Running team meetings may not be the most glamorous part of the job, but such duties are needed. Effective communication with your team will ensure your office's vitality and willingness to keep moving, even when everyone is busy and overwhelmed. Therefore, you want to ensure that each of your conference room meetings are clear, concise, and engaging. This way, your team will leave the room understanding exactly what is expected of them or how certain events affect them. If you want to make your team's meetings more productive, however, here are three helpful suggestions:
Know what you'll say before you say it
How many times have you been in a meeting where the speaker rambles on and on, never seeming to come to a concrete conclusion? Most likely, they failed to plan ahead or make their meeting objective clear. With any meeting, you want to have a clear vision in mind for what to accomplish. Before you even think about sending out a calendar or email invite, ask yourself if a concise email could actually be a better use of company time. Don't waste your team's time with fluff, so know what you want to say before you say it.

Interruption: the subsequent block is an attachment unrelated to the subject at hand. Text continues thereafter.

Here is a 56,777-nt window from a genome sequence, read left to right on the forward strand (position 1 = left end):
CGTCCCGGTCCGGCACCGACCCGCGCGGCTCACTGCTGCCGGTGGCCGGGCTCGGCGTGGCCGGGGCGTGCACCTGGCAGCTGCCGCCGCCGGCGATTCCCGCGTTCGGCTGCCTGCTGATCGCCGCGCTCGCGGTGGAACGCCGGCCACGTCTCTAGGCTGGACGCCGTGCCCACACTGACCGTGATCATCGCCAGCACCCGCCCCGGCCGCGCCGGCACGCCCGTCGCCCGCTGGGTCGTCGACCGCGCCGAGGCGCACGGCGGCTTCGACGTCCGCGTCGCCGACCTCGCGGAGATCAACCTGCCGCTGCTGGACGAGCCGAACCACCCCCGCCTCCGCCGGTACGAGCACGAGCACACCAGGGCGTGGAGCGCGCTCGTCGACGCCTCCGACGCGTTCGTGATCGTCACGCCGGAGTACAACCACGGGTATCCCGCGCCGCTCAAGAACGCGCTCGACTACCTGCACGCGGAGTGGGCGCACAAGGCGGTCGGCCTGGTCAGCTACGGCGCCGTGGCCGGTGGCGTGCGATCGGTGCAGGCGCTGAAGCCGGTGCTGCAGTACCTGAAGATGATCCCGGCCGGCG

Pay attention to the time
If you notice all your attendees are constantly looking at their watches or glancing at the wall clock, you may be running well over your allotted time frame. If you are known for ending your meetings early or right on time, you may be surprised that your employees or coworkers might be more willing to attend your meetings. Essentially, people value their time and have work to do during the day. If you are consistently eating away at the rest of their day, when they have calls to make or reports to write, they may begin making excuses as to why they cannot attend your next session.
Ban technology or any distractions
Once you hone the first two skills, you can enforce a technology rule. If your meetings are always running late, it is no wonder your employees may begin multitasking. But if it's a simple, 15-minute meeting, jam-packed with important information, you'll want their full, undivided attention. Ask your employees to leave their tablets and smartphones at their desks before walking into the room and emphasize the importance of really listening to what you have to say. If you follow these first two points, however, you might not even have to tell them to listen: they will already be engaged.
Most importantly, running effective team meetings can promote resilience in your staff. Check out our course called "Promoting Professional Resilience in Staff."